8 Egyptian Design Studios Going Green

The design industry in Egypt is slowly emerging and even though we still suffer from “3o2det el khawaga”, there are many design studios that produce high quality products and exceptional designs locally.

What’s extraordinary about these specific young designers is their commitment to creating designs through some kind of social good, be it encouraging local craftspeople to produce high quality products or even creating new material from what would otherwise be considered waste.

Not only are they going green, but they are also bringing remarkable designs to the table and improving the quality and perception of design in Egypt.

 

 

Reform studio

 

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Reform is an award-winning design studio based in Cairo, Egypt, founded by product designers Mariam Hazem and Hend Riad. With an urgent sense of commitment to the world and believing that doing what you love brings out the most of what you can do, Hazem and Riad were inspired by traditional Egyptian culture and were eager to create a better quality of life through design.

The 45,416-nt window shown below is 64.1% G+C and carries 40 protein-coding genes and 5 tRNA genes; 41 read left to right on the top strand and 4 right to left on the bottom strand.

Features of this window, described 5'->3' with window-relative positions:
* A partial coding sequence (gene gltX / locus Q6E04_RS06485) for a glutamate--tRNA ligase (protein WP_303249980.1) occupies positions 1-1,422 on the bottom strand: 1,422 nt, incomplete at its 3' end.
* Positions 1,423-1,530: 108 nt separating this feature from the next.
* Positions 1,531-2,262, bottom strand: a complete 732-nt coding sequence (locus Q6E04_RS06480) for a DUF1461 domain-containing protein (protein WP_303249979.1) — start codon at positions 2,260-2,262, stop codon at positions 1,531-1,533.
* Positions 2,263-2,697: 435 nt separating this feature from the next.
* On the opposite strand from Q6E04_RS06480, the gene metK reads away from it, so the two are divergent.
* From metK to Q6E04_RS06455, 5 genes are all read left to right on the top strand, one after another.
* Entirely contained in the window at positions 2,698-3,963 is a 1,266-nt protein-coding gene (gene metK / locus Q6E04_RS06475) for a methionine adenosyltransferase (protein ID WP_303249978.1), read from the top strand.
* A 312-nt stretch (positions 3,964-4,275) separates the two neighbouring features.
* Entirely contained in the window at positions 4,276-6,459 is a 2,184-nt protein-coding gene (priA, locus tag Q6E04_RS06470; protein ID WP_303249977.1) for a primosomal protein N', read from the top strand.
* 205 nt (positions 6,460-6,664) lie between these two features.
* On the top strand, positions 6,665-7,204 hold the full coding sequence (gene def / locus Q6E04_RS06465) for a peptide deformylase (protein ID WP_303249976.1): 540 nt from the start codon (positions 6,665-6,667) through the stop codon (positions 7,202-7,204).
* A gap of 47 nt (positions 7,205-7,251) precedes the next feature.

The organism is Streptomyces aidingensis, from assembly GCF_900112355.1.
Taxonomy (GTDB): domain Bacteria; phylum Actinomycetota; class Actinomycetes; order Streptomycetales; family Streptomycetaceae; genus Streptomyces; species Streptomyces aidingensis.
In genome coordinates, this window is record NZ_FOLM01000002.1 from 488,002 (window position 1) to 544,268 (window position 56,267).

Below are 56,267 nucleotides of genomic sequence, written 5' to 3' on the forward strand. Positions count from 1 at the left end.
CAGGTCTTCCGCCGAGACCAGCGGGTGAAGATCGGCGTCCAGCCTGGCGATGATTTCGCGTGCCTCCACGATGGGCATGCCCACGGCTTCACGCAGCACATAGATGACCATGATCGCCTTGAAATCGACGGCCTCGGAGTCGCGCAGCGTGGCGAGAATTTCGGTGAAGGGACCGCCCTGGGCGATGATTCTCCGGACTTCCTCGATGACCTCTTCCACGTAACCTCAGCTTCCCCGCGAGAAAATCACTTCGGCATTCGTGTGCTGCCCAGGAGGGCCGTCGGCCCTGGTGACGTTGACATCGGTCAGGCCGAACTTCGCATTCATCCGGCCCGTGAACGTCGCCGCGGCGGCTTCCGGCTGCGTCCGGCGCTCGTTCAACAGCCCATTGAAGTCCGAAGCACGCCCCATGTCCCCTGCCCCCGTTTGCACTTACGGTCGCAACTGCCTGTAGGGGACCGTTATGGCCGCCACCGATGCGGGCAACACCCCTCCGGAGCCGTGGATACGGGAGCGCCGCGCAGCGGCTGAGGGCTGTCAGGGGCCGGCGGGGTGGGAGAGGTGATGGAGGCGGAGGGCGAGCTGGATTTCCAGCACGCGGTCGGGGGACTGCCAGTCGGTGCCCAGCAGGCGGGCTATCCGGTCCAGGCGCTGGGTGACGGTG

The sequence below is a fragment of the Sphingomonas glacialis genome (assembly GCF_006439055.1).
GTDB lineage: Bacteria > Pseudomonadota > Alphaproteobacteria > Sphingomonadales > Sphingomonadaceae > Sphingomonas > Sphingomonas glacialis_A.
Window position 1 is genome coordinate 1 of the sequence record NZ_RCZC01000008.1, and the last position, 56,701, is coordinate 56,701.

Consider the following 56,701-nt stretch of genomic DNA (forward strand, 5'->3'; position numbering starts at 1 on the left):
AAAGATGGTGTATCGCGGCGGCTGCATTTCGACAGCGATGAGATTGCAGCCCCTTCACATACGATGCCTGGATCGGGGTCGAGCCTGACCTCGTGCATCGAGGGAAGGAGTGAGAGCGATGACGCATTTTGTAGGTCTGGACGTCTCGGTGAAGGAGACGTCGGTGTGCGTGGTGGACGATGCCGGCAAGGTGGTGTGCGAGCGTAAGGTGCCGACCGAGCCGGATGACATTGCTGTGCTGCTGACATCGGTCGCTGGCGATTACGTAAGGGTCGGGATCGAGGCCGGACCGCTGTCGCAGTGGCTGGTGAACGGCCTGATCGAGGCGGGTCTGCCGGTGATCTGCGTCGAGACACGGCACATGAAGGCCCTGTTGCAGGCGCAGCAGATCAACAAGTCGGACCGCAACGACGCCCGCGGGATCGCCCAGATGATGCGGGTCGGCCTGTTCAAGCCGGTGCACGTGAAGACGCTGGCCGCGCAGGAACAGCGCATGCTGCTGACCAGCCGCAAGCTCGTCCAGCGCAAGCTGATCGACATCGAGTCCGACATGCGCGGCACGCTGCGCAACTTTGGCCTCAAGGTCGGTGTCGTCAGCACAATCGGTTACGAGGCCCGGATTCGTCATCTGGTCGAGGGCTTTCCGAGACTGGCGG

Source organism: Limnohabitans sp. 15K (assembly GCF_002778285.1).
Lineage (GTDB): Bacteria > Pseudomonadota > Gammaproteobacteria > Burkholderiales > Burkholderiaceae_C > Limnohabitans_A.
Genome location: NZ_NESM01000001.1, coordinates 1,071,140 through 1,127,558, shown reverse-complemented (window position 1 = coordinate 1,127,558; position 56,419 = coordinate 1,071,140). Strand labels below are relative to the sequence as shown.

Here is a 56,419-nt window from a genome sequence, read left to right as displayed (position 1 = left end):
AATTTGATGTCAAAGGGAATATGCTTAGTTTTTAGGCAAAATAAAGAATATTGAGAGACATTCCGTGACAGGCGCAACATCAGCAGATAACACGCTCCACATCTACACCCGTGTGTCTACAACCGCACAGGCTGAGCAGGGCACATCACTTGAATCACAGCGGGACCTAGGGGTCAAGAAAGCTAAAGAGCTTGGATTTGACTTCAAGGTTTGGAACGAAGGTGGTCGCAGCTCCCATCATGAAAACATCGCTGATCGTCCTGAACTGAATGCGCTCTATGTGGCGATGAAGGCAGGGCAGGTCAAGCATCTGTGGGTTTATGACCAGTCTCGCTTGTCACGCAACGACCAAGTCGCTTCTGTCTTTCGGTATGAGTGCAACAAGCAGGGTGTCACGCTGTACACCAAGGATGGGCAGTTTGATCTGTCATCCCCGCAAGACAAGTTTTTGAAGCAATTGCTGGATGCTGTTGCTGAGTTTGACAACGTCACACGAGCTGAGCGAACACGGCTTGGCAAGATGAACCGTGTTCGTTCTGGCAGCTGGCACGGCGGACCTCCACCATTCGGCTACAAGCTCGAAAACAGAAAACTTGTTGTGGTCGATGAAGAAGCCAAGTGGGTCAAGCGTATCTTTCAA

Reform aims to take on sustainable and environmental issues and solve them through research and design. Their first project Plastex extends the life cycle of single-use plastic bags by repurposing them into a new, 100% eco-friendly, handmade fabric. Plastex raises awareness about the endless possibilities of reusing discarded plastic bags.

Reform has won several awards both locally and internationally, including 1st Place Gold Award at Design+ Industry Egypt (2012), Pioneers of Egypt Award(2013), 2nd Prize at Salone Satellite Award in Italy (2013), Silver A’ Award Design in Italy (2014) and Cartier Women’s Initiative Award in Paris, France (2014).

 

 

Refuse